I sadly have not read Fingerman’s Minimum Wage Comics and after reading this issue I am kicking myself for it. The plot synopsis from Image Comics is, After a nearly 15-year hiatus, BOB FINGERMAN’s edgy, critically-acclaimed title returns as a monthly. When last we left Rob and Sylvia they were exchanging vows at the altar. Three years later (in Rob’s world), much has changed. Rob has a cell phone. He’s 25. And oh yeah – spoiler alert – he’s single again. Oops. Living again with his mom, it’s get-back-on-the-horse time as the daunting prospect of dating looms large as a horny Kraken. This is a slice of life story that we have all experienced in one form or another. We all have a little or a lot of Rob in us. The one thing that I noticed when I was reading is that I needed to take a much leisurely pace when reading this book. It’s not that it’s too dense, it’s that there is a lot of story and you really need to take in the amazingly detailed artwork in every panel. I honestly don’t know how Fingerman crams so much detail into both the story and the art and keep a schedule. He notes in the back that he is going to be doing this book in six issue story arcs. And if this first issue is any indication it’s going to be a great six months of reading. It’s hard to find a story in comics today that tell this slice of life and on top of that do it so well.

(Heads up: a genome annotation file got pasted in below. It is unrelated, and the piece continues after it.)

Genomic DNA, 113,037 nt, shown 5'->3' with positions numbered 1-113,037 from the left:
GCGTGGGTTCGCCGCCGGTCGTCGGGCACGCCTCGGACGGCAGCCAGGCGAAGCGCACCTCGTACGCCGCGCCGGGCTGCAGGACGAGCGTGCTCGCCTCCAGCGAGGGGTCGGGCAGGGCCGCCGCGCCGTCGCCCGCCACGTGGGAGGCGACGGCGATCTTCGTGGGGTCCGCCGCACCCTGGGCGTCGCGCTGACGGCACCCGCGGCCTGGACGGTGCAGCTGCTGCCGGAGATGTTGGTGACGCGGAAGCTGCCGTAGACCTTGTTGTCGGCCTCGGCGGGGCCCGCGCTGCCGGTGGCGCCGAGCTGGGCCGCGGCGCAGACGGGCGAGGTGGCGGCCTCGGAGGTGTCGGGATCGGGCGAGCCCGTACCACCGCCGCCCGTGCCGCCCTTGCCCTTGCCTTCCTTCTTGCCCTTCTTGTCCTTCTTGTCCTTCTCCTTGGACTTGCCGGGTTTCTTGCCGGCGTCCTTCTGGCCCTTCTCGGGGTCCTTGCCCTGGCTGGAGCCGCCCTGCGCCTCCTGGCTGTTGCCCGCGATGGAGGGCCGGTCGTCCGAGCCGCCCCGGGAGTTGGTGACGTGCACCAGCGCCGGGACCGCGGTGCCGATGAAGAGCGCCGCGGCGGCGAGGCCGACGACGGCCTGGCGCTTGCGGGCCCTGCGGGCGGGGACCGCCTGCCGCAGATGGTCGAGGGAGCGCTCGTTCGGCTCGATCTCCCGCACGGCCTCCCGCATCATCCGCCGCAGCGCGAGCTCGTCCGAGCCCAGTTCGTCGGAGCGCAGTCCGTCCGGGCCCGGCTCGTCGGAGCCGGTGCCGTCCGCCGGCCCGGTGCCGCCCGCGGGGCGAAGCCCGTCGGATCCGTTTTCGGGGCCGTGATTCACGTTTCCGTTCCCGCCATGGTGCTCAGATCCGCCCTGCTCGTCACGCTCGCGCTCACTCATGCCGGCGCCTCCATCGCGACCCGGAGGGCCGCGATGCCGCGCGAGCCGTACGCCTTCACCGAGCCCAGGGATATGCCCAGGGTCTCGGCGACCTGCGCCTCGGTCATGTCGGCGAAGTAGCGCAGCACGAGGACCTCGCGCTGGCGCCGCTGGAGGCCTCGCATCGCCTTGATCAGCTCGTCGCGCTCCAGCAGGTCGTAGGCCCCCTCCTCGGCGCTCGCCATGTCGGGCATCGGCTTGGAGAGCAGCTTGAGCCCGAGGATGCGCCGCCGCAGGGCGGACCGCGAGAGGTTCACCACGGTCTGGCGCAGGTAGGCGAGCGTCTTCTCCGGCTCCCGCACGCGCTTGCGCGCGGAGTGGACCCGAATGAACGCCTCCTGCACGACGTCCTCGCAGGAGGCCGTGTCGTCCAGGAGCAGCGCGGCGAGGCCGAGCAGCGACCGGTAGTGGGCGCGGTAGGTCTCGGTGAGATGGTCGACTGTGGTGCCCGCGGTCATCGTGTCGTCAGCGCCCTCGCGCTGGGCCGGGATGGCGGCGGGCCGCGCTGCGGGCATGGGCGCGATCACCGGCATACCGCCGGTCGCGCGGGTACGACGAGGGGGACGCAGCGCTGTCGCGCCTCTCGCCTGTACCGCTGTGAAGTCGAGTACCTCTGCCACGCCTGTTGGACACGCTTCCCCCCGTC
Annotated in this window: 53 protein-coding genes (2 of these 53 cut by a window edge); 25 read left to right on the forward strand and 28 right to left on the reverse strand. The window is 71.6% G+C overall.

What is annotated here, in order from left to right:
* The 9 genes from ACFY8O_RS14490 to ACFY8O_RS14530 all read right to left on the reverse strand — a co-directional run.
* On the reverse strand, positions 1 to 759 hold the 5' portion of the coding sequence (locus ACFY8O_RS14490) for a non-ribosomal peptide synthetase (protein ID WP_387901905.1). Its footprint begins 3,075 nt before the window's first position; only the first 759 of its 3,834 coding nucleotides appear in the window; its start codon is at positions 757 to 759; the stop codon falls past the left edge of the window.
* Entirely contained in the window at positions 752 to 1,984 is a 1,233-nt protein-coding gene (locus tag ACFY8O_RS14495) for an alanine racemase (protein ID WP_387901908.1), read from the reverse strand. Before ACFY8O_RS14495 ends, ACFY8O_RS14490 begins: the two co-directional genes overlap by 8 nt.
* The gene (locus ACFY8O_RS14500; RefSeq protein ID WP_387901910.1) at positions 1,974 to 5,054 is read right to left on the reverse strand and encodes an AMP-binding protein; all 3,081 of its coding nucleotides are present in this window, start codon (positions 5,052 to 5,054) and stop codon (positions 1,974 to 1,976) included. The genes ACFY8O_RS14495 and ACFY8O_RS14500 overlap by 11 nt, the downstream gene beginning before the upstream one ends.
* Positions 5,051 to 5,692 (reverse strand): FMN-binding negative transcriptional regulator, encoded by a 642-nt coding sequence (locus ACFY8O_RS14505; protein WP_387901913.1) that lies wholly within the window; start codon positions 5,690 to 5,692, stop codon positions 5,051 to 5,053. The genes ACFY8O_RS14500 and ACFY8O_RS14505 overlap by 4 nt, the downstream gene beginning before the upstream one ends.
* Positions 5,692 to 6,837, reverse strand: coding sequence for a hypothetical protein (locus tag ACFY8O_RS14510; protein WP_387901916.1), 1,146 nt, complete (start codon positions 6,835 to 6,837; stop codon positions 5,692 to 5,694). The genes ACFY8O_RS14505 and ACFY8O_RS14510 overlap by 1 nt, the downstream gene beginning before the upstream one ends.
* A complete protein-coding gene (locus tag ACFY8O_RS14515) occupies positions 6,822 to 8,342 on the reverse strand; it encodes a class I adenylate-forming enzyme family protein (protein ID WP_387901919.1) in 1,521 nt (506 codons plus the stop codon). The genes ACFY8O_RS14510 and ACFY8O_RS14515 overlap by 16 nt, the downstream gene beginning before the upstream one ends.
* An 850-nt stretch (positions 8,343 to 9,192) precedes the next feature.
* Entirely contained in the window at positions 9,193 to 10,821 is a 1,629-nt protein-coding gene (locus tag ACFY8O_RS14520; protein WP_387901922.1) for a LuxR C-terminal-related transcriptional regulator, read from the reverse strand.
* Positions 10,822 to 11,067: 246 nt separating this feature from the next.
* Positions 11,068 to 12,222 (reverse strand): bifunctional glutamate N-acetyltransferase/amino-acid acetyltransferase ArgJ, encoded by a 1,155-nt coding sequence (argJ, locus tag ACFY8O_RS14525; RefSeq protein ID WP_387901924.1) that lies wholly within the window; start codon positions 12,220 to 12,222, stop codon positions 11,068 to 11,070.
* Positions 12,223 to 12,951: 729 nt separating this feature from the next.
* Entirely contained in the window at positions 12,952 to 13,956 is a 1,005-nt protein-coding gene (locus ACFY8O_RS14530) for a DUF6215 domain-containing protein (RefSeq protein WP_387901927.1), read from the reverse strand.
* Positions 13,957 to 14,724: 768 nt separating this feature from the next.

Is this book worth your time and money. Hell yes! Fingerman packs so much into both the story and art that it’s a steal for the $3.50 cover price. If you are looking for a truly original book, then look no further. Minimum Wage is a book that everyone should be reading. This is what comics can and should be about, life and how we all get through it. Very Highly Recommended! (NOTE: Image has released the Maximum Minimum Wage hardcover of the previous comics. So now we can all catch up to this great story)
Detective Comics #27
DC Comics Written and Drawn by Various